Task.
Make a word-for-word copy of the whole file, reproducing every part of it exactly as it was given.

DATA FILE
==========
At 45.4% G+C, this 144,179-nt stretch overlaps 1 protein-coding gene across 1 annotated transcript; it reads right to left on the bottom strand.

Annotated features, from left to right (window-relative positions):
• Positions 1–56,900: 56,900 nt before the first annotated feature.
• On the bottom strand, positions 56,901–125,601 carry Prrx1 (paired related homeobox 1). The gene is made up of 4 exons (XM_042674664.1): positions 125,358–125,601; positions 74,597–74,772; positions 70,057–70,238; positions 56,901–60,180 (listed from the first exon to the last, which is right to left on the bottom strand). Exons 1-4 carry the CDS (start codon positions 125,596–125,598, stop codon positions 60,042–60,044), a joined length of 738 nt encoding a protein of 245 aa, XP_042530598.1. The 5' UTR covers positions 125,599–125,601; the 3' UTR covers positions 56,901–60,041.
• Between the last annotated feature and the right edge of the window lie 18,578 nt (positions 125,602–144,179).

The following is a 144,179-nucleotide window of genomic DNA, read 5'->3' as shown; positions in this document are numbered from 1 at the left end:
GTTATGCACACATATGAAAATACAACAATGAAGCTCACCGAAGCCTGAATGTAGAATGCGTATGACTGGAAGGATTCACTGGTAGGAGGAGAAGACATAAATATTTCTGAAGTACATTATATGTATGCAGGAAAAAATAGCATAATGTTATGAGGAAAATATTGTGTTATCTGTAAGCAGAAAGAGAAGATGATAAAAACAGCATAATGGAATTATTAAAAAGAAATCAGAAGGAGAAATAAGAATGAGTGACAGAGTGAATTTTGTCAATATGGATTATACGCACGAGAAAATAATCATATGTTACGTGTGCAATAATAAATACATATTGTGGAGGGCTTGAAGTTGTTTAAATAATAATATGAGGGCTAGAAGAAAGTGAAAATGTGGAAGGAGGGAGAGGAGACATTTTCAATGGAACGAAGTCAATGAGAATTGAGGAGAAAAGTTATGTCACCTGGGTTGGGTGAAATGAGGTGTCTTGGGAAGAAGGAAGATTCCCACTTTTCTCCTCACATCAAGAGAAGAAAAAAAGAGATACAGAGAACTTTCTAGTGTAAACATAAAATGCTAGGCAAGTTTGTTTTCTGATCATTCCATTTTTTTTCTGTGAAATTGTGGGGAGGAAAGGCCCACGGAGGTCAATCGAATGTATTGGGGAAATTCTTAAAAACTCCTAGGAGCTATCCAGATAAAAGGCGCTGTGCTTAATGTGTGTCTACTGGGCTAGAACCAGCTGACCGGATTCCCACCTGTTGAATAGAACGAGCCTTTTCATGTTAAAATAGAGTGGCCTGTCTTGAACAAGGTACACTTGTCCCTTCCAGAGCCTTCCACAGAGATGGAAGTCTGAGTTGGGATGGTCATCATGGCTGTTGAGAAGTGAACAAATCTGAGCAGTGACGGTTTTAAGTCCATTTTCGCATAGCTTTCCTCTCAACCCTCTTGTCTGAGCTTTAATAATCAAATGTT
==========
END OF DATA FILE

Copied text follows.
At 45.4% G+C, this 144,179-nt stretch overlaps 1 protein-coding gene across 1 annotated transcript; it reads right to left on the bottom strand.

Annotated features, from left to right (window-relative positions):
• Positions 1–56,900: 56,900 nt before the first annotated feature.
• On the bottom strand, positions 56,901–125,601 carry Prrx1 (paired related homeobox 1). The gene is made up of 4 exons (XM_042674664.1): positions 125,358–125,601; positions 74,597–74,772; positions 70,057–70,238; positions 56,901–60,180 (listed from the first exon to the last, which is right to left on the bottom strand). Exons 1-4 carry the CDS (start codon positions 125,596–125,598, stop codon positions 60,042–60,044), a joined length of 738 nt encoding a protein of 245 aa, XP_042530598.1. The 5' UTR covers positions 125,599–125,601; the 3' UTR covers positions 56,901–60,041.
• Between the last annotated feature and the right edge of the window lie 18,578 nt (positions 125,602–144,179).

The following is a 144,179-nucleotide window of genomic DNA, read 5'->3' as shown; positions in this document are numbered from 1 at the left end:
GTTATGCACACATATGAAAATACAACAATGAAGCTCACCGAAGCCTGAATGTAGAATGCGTATGACTGGAAGGATTCACTGGTAGGAGGAGAAGACATAAATATTTCTGAAGTACATTATATGTATGCAGGAAAAAATAGCATAATGTTATGAGGAAAATATTGTGTTATCTGTAAGCAGAAAGAGAAGATGATAAAAACAGCATAATGGAATTATTAAAAAGAAATCAGAAGGAGAAATAAGAATGAGTGACAGAGTGAATTTTGTCAATATGGATTATACGCACGAGAAAATAATCATATGTTACGTGTGCAATAATAAATACATATTGTGGAGGGCTTGAAGTTGTTTAAATAATAATATGAGGGCTAGAAGAAAGTGAAAATGTGGAAGGAGGGAGAGGAGACATTTTCAATGGAACGAAGTCAATGAGAATTGAGGAGAAAAGTTATGTCACCTGGGTTGGGTGAAATGAGGTGTCTTGGGAAGAAGGAAGATTCCCACTTTTCTCCTCACATCAAGAGAAGAAAAAAAGAGATACAGAGAACTTTCTAGTGTAAACATAAAATGCTAGGCAAGTTTGTTTTCTGATCATTCCATTTTTTTTCTGTGAAATTGTGGGGAGGAAAGGCCCACGGAGGTCAATCGAATGTATTGGGGAAATTCTTAAAAACTCCTAGGAGCTATCCAGATAAAAGGCGCTGTGCTTAATGTGTGTCTACTGGGCTAGAACCAGCTGACCGGATTCCCACCTGTTGAATAGAACGAGCCTTTTCATGTTAAAATAGAGTGGCCTGTCTTGAACAAGGTACACTTGTCCCTTCCAGAGCCTTCCACAGAGATGGAAGTCTGAGTTGGGATGGTCATCATGGCTGTTGAGAAGTGAACAAATCTGAGCAGTGACGGTTTTAAGTCCATTTTCGCATAGCTTTCCTCTCAACCCTCTTGTCTGAGCTTTAATAATCAAATGTT